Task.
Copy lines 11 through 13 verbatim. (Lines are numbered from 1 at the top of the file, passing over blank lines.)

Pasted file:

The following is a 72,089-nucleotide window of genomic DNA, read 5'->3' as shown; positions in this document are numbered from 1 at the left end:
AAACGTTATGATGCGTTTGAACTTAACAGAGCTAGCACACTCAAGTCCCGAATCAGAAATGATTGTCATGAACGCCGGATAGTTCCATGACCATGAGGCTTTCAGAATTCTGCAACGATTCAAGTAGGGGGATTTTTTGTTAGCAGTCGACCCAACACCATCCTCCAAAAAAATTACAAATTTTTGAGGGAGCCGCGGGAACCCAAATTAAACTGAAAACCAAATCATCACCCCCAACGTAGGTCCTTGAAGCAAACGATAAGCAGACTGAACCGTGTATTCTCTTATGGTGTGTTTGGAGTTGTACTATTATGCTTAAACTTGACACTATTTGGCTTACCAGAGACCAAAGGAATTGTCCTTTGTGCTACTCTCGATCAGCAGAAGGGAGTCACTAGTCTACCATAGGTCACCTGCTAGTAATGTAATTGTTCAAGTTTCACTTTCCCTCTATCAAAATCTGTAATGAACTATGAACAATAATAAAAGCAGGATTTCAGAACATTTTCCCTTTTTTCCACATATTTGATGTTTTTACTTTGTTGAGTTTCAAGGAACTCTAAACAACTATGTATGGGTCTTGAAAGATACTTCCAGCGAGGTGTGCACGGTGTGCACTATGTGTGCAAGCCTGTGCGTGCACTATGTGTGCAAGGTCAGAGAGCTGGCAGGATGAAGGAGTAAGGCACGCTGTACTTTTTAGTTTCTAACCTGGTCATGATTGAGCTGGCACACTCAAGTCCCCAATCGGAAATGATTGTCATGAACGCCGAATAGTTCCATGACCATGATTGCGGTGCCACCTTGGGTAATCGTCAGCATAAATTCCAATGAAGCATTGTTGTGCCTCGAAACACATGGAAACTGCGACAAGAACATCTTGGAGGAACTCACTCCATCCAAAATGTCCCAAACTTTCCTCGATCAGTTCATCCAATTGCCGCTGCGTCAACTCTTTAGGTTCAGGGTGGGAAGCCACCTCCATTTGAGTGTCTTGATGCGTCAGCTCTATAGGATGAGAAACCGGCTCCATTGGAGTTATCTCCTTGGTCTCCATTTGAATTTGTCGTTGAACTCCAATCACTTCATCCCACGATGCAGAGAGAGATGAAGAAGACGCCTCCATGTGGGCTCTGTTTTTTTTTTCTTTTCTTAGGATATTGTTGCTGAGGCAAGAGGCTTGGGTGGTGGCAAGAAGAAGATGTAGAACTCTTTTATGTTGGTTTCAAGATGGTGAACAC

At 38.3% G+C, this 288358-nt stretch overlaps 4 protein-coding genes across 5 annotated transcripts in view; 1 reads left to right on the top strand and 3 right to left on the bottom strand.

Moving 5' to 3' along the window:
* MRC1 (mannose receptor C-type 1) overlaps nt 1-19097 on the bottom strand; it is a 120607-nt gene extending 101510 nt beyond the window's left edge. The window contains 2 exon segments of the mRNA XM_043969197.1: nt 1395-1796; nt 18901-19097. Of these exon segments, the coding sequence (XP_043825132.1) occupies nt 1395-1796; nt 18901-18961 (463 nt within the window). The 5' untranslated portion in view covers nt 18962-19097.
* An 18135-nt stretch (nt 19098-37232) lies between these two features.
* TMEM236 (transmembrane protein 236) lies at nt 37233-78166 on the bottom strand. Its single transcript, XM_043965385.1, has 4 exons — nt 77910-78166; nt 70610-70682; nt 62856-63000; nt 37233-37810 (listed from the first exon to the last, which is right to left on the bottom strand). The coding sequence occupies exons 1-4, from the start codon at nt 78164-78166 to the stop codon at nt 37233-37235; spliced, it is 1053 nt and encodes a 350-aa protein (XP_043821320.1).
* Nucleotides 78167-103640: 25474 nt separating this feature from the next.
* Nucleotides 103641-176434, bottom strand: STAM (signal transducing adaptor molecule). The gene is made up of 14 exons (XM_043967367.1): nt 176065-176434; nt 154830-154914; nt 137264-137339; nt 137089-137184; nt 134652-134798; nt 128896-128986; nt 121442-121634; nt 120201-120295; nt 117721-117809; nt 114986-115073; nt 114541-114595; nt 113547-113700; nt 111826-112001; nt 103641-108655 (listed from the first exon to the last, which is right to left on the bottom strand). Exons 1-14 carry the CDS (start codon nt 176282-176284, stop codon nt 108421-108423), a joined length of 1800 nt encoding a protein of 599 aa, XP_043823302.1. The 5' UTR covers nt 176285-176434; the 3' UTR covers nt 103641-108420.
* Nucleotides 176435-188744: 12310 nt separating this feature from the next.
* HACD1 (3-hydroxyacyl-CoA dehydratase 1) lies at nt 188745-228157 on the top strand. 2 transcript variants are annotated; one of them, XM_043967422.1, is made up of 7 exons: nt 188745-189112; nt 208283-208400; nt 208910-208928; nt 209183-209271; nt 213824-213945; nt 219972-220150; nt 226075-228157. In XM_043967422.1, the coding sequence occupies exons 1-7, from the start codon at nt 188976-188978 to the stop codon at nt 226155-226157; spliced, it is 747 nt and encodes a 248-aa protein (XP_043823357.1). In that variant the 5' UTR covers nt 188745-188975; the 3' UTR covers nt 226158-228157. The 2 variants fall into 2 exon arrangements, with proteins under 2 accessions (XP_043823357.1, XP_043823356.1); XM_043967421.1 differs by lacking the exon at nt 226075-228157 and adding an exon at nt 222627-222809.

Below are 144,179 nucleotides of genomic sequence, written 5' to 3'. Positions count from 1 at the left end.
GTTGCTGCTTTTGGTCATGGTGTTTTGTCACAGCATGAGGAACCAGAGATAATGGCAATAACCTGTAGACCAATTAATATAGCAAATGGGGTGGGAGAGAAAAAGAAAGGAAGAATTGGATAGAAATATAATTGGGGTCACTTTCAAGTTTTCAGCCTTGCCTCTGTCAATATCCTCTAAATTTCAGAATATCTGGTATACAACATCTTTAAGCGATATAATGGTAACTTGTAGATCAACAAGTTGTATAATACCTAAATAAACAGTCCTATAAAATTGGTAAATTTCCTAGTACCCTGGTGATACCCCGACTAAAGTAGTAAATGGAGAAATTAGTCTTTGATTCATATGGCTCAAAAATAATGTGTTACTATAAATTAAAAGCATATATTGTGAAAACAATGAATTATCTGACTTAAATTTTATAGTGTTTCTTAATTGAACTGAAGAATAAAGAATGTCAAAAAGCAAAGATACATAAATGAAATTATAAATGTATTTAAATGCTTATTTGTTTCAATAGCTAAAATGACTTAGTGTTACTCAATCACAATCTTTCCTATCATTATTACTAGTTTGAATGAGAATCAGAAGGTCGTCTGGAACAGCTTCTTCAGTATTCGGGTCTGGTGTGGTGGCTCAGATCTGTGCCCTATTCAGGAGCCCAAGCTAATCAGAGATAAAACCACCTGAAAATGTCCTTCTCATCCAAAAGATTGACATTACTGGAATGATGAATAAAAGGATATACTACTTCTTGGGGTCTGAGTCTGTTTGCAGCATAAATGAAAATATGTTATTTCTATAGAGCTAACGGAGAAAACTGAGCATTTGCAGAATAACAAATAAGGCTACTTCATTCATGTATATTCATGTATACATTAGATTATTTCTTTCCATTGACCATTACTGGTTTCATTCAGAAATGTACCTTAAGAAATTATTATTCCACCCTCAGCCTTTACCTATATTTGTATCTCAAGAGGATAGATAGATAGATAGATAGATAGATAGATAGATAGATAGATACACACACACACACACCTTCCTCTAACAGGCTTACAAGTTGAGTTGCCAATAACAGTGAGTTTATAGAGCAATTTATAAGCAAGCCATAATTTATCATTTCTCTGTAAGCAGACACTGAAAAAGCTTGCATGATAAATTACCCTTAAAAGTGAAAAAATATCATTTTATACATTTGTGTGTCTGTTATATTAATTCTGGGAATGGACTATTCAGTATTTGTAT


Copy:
* HACD1 (3-hydroxyacyl-CoA dehydratase 1) lies at nt 188745-228157 on the top strand. 2 transcript variants are annotated; one of them, XM_043967422.1, is made up of 7 exons: nt 188745-189112; nt 208283-208400; nt 208910-208928; nt 209183-209271; nt 213824-213945; nt 219972-220150; nt 226075-228157. In XM_043967422.1, the coding sequence occupies exons 1-7, from the start codon at nt 188976-188978 to the stop codon at nt 226155-226157; spliced, it is 747 nt and encodes a 248-aa protein (XP_043823357.1). In that variant the 5' UTR covers nt 188745-188975; the 3' UTR covers nt 226158-228157. The 2 variants fall into 2 exon arrangements, with proteins under 2 accessions (XP_043823357.1, XP_043823356.1); XM_043967421.1 differs by lacking the exon at nt 226075-228157 and adding an exon at nt 222627-222809.

Below are 144,179 nucleotides of genomic sequence, written 5' to 3'. Positions count from 1 at the left end.
GTTGCTGCTTTTGGTCATGGTGTTTTGTCACAGCATGAGGAACCAGAGATAATGGCAATAACCTGTAGACCAATTAATATAGCAAATGGGGTGGGAGAGAAAAAGAAAGGAAGAATTGGATAGAAATATAATTGGGGTCACTTTCAAGTTTTCAGCCTTGCCTCTGTCAATATCCTCTAAATTTCAGAATATCTGGTATACAACATCTTTAAGCGATATAATGGTAACTTGTAGATCAACAAGTTGTATAATACCTAAATAAACAGTCCTATAAAATTGGTAAATTTCCTAGTACCCTGGTGATACCCCGACTAAAGTAGTAAATGGAGAAATTAGTCTTTGATTCATATGGCTCAAAAATAATGTGTTACTATAAATTAAAAGCATATATTGTGAAAACAATGAATTATCTGACTTAAATTTTATAGTGTTTCTTAATTGAACTGAAGAATAAAGAATGTCAAAAAGCAAAGATACATAAATGAAATTATAAATGTATTTAAATGCTTATTTGTTTCAATAGCTAAAATGACTTAGTGTTACTCAATCACAATCTTTCCTATCATTATTACTAGTTTGAATGAGAATCAGAAGGTCGTCTGGAACAGCTTCTTCAGTATTCGGGTCTGGTGTGGTGGCTCAGATCTGTGCCCTATTCAGGAGCCCAAGCTAATCAGAGATAAAACCACCTGAAAATGTCCTTCTCATCCAAAAGATTGACATTACTGGAATGATGAATAAAAGGATATACTACTTCTTGGGGTCTGAGTCTGTTTGCAGCATAAATGAAAATATGTTATTTCTATAGAGCTAACGGAGAAAACTGAGCATTTGCAGAATAACAAATAAGGCTACTTCATTCATGTATATTCATGTATACATTAGATTATTTCTTTCCATTGACCATTACTGGTTTCATTCAGAAATGTACCTTAAGAAATTATTATTCCACCCTCAGCCTTTACCTATATTTGTATCTCAAGAGGATAGATAGATAGATAGATAGATAGATAGATAGATAGATAGATACACACACACACACACCTTCCTCTAACAGGCTTACAAGTTGAGTTGCCAATAACAGTGAGTTTATAGAGCAATTTATAAGCAAGCCATAATTTATCATTTCTCTGTAAGCAGACACTGAAAAAGCTTGCATGATAAATTACCCTTAAAAGTGAAAAAATATCATTTTATACATTTGTGTGTCTGTTATATTAATTCTGGGAATGGACTATTCAGTATTTGTAT